Many men contact us to find out about clinical trials for new prostate cancer treatments and to get information about taking part. Chris Dobbs and Ian Liston have both been involved in clinical trials – find out what it was like for them.
Chris was diagnosed with localised prostate cancer in 2011, aged 56.
“I didn’t have any symptoms. I was diagnosed by chance when an email came round at work, offering PSA testing at a local rugby club. My GP referred me to the specialists. I spoke to a surgeon and a radiotherapist, but it seemed to me that these treatments had a lot of possible side effects.
“I also did a lot of internet research and found out about possible clinical trials. I’d asked the other specialists about some options like high intensity focused ultrasound (HIFU), but they mostly said ‘It’s experimental. It sounds good, but how do they know where the cancer is?’ So I had a good question to ask once I’d found out about a HIFU trial at University College London Hospital (UCLH) – the INDEX trial.
“They did an MRI scan to check I was suitable – and I was, because the cancer was only in half my prostate. They showed me the scans and pictures, but also told me how they analysed them, told me the pros and cons of the trial and went through the procedure fully. I quickly became more and more comfortable there.
“I liked the idea of a clinical trial and experimental treatment. It made me interested in medical science and how it works. If no-one took part in trials, then no medical innovations – even things that are widely available now – would ever happen. I always knew what to expect and I could ask a lot of questions.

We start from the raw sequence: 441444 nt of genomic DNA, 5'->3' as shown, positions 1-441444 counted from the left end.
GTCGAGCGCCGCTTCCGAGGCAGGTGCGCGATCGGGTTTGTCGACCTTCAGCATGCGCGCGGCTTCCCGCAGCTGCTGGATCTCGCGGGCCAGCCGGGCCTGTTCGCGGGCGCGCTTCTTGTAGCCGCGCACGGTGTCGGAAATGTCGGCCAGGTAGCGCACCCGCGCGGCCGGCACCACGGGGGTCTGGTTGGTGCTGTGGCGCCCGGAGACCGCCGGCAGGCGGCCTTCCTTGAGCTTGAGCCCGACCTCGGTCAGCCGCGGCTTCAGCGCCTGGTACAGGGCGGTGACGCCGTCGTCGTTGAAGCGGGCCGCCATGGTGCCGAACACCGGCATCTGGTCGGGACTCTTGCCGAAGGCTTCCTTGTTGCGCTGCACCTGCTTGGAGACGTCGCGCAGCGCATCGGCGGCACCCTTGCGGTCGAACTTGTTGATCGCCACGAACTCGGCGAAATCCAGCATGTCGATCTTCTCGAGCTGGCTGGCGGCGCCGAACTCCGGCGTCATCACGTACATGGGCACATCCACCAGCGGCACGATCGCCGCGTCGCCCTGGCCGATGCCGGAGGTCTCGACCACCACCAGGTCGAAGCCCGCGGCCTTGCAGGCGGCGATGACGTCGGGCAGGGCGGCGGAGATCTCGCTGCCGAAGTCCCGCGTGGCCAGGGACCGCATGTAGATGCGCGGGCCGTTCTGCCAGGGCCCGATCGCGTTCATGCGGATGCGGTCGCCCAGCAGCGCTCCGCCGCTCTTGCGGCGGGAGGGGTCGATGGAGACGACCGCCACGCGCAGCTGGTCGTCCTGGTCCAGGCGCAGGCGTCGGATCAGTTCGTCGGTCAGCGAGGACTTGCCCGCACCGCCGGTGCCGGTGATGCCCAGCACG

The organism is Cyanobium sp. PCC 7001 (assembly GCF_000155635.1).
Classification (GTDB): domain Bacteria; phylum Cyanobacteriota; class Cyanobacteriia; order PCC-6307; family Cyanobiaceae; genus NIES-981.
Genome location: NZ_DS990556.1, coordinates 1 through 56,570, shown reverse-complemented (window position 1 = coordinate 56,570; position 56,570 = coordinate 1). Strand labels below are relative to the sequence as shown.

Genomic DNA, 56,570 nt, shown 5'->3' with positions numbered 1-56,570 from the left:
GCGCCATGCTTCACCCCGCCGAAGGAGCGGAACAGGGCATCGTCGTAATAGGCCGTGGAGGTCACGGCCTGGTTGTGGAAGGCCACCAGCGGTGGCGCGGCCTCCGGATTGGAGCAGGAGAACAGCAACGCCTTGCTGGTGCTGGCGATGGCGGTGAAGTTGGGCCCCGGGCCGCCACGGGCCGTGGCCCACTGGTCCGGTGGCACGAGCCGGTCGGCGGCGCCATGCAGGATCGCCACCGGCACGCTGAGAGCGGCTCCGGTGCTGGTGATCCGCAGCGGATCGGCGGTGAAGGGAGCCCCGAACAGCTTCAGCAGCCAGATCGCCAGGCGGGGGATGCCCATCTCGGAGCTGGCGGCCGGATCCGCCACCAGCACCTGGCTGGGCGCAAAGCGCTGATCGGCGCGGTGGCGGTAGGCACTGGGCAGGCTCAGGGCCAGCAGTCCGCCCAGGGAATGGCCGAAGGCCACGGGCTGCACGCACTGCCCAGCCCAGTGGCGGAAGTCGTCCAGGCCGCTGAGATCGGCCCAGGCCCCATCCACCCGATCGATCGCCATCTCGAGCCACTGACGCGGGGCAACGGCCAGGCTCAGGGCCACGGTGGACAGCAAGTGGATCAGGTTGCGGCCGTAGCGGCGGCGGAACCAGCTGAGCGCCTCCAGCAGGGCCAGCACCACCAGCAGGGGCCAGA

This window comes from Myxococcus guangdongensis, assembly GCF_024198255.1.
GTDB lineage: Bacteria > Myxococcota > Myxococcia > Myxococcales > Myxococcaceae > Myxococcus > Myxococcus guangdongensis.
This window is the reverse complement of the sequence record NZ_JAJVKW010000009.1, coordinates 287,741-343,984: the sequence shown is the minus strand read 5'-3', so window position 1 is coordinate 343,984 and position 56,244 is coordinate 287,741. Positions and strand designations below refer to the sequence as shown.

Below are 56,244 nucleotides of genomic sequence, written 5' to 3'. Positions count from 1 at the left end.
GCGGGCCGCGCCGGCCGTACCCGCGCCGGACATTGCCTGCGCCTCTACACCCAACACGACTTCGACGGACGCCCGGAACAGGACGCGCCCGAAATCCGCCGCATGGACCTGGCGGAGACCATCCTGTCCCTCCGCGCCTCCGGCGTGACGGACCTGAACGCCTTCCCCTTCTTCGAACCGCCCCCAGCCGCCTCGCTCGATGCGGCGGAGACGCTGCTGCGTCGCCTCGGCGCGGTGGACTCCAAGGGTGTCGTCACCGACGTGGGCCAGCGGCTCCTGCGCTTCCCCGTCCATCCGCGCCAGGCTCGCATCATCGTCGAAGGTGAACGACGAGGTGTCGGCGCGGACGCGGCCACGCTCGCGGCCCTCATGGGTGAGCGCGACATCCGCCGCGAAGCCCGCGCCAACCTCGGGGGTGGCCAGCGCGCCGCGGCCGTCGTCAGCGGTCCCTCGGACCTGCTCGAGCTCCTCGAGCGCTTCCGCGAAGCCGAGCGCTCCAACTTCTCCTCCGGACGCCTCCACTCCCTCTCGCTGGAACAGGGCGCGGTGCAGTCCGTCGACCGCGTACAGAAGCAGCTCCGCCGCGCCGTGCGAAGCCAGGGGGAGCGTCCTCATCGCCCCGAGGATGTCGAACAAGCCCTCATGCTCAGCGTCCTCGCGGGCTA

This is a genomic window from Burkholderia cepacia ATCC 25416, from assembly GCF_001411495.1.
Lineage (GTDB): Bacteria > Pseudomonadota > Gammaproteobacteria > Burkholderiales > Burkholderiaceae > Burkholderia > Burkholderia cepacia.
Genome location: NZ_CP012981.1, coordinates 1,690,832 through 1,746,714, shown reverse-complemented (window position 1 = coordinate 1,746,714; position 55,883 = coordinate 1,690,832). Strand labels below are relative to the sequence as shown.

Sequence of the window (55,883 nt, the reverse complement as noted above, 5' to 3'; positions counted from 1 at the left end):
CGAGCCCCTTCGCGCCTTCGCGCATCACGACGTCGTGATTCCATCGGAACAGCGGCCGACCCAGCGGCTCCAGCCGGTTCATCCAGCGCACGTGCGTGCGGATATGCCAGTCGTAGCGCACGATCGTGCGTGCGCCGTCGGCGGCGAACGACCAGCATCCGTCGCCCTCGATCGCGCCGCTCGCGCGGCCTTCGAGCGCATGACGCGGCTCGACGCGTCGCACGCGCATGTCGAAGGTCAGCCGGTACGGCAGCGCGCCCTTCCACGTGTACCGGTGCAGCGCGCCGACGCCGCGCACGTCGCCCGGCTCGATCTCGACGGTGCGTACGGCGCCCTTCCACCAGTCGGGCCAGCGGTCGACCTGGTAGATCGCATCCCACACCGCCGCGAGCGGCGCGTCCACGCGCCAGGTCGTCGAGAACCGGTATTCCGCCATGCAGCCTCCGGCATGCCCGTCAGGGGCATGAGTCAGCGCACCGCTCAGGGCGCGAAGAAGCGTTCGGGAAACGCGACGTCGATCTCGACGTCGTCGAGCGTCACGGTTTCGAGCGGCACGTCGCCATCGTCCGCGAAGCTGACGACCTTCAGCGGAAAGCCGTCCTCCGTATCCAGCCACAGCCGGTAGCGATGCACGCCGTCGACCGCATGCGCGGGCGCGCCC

“The UCLH team was in constant touch – not like normal care. They have a lot of time for you. And I knew if something went wrong there were still options that wouldn’t be worse than the standard treatment. I found the whole experience very positive.”
In 2003 Ian, aged 55, was diagnosed with advanced prostate cancer, which had spread to his bones.
“I was put on hormone therapy for almost two years, before it stopped working. My oncologist told me there were no treatment options left, except palliative care(treating my symptoms but not the cancer).
“I wasn’t going to accept this so I started looking for other possibilities, and my oncologist referred me to the Royal Marsden Hospital. They called a couple of weeks later to tell me I was eligible for a clinical trial of docetaxel and another drug called figitumumab.
“The treatments were experimental, but I didn’t have any other options, so I thought I’d give it a go. I’d been given very good information about the drugs and possible side effects. And I knew if I decided to stop the trial, it wouldn’t affect my care. Eventually, after nearly three years, my prostate cancer started to progress.
After taking part in a couple more trials, I started on one for abiraterone, which I took for three-and-a-half years before my cancer started to grow again.
“At that point, I mentioned to my study nurse that four of my cousins had prostate cancer and that led to me taking part in a genetics study trialling a drug called olaparib. I took that for two-and-a-half years before it stopped being so effective.
“By now, all the trials had kept me alive for seven years. In that time, clinical understanding of a type of radiotherapy (intensity modulated radiotherapy) had progressed and was now feasible for me. I had 36 days of IMRT in 2013 as part of a trial. The side effects have been difficult but manageable. And, touch wood, it’s knocked out a cancer that I’d been told was going to kill me in the near future.”